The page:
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Sean Keenan

As coronavirus spreads, affordable housing-focused start-up helps keep people at home

Sean Keenan

By Sean Keenan

“There’s no question that the demand for affordable housing has increased over these past few weeks.”

That’s Atticus LeBlanc, CEO of PadSplit, an Atlanta-based start-up that helps homeowners divide up their houses to offer affordable rentals.

As a novel coronavirus sweeps the globe, ravaging businesses and forcing people to isolate themselves, the importance of hourly service workers is becoming glaringly clear. Still, many have lost — and will continue to lose — their jobs, putting a question mark behind their living situations.

PadSplit, which is predominantly utilized by lower-income hourly workers, aims to ensure people at risk of missing paychecks can stay sheltered, fed, and healthy, LeBlanc tells SaportaReport in an interview.

The young company has been working with local and national philanthropic agencies to ensure its clients aren’t forced onto the streets due to unemployment or underemployment.

“We are all having to reevaluate our current and new reality,” LeBlanc says. “We’re a start-up, so we’re always operating on a tight budget,” but the outbreak of COVID-19, the disease spread by the coronavirus, has of course thrown the company a curveball.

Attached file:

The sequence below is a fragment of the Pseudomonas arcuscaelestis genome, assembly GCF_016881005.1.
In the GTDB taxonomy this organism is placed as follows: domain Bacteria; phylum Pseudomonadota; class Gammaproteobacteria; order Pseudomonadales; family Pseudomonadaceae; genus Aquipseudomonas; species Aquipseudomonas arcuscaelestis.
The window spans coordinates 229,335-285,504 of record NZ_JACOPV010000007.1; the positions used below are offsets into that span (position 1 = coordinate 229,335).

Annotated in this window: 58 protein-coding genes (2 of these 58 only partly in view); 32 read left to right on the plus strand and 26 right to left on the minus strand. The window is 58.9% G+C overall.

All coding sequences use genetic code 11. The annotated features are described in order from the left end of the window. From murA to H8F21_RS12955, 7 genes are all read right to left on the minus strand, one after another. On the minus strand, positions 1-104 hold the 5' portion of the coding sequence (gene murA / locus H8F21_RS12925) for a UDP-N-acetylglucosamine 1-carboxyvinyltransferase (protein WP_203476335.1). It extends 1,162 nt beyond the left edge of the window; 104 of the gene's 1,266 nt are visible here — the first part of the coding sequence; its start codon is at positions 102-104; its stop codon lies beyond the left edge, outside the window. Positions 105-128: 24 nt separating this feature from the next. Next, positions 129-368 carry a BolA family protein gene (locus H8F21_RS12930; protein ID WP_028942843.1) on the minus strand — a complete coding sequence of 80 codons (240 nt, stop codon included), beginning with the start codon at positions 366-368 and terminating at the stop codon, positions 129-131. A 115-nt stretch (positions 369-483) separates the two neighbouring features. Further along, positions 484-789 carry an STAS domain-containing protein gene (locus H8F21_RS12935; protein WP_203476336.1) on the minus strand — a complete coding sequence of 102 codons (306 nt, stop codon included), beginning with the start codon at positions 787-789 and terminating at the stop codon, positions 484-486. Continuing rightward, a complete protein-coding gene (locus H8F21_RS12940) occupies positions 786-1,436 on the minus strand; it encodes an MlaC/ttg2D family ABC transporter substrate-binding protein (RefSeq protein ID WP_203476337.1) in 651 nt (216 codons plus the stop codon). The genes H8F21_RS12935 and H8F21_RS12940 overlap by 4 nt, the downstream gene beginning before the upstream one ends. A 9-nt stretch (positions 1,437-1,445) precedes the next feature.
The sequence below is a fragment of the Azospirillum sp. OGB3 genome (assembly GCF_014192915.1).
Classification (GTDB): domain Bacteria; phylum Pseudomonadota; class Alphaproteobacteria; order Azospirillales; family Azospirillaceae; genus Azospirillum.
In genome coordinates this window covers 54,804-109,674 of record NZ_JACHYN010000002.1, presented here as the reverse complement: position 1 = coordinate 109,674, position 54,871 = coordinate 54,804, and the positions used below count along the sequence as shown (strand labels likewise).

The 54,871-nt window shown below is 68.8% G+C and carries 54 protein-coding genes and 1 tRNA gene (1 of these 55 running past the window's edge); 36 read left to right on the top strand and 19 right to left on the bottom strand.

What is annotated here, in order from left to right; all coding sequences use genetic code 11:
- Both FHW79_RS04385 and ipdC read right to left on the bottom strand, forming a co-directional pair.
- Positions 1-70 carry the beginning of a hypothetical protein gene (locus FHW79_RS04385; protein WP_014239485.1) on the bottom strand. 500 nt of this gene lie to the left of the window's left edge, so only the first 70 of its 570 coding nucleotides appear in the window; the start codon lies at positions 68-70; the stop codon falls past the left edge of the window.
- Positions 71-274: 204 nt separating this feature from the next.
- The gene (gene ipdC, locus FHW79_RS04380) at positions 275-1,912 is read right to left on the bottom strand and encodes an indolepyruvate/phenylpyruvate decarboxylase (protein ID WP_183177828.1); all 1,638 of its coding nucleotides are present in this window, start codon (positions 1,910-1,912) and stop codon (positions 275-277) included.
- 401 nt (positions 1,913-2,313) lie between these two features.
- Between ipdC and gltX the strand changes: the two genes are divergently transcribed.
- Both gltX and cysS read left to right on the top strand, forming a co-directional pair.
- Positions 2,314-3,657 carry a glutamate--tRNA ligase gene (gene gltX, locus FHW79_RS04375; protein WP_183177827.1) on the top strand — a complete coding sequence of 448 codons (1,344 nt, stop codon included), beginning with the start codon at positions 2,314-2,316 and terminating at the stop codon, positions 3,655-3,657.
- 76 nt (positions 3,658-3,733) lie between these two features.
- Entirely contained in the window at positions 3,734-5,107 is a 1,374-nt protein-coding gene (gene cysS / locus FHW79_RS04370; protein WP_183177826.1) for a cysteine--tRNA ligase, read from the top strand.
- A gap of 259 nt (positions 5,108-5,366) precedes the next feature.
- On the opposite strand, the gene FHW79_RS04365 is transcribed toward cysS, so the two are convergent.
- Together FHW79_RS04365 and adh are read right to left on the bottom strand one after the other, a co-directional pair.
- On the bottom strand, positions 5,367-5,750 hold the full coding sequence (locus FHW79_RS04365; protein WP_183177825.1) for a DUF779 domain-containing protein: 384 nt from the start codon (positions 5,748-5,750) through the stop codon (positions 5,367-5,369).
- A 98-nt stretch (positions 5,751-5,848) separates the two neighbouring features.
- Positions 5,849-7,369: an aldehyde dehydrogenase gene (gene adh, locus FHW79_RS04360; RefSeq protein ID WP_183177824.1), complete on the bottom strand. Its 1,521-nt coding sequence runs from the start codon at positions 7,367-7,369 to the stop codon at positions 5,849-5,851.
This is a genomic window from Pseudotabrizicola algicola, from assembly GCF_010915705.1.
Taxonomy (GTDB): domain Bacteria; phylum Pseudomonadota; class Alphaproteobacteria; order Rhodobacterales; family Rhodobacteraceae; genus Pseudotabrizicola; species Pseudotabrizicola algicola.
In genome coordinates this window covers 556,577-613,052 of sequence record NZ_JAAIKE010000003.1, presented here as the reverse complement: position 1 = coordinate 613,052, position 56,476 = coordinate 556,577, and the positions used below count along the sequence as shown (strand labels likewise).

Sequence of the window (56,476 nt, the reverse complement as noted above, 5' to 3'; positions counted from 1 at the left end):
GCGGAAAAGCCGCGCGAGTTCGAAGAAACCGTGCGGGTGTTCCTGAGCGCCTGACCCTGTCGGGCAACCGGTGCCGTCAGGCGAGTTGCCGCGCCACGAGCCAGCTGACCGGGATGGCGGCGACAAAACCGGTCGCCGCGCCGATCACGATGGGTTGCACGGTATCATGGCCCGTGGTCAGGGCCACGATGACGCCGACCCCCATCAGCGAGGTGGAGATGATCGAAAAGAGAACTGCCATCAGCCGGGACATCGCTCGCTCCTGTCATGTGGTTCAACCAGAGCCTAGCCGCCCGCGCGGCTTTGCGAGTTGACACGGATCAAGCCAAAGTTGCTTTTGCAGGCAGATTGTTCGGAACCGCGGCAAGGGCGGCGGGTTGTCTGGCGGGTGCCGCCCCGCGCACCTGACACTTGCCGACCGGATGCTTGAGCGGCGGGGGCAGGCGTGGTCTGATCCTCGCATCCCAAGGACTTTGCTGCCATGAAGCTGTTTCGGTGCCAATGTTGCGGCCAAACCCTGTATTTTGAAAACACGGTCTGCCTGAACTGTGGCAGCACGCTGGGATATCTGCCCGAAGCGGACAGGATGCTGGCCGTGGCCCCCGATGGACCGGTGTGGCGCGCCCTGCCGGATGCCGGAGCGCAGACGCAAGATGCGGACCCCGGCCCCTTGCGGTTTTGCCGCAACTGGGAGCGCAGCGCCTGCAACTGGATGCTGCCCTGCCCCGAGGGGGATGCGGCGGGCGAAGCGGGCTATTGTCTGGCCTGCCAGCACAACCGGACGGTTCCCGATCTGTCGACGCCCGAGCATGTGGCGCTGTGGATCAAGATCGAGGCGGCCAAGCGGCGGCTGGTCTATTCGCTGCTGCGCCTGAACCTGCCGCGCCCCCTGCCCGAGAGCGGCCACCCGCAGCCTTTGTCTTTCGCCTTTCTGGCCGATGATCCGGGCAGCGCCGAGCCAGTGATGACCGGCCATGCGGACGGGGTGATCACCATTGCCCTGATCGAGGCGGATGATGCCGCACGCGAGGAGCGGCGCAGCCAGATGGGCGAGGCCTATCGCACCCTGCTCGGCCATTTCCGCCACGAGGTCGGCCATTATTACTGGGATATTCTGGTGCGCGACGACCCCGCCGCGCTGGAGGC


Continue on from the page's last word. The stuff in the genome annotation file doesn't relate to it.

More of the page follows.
Within the last week, more than 100 of PadSplit’s more than 700 clients have reached out for assistance making rent payments, and the start-up recently secured a $50,000 grant from a national nonprofit to help do just that.

Additionally, there are rooms available for college students who have been displaced by the many local universities that have been forced to shutter residences due to the pandemic, and PadSplit is offering to knock 20 percent off the first month’s rent.

“When all of the universities effectively closed their doors, we realized students would be displaced and not have access to local support and, in many cases, would be left to fend for themselves,” LeBlanc says.

And for tenants with health concerns, PadSplit recently partnered with Teladoc, a company that allows patients to link with healthcare professionals digitally — and on the start-up’s dime.

(Header image, via PadSplit: A PadSplit member outside her shared home.)

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5 Comments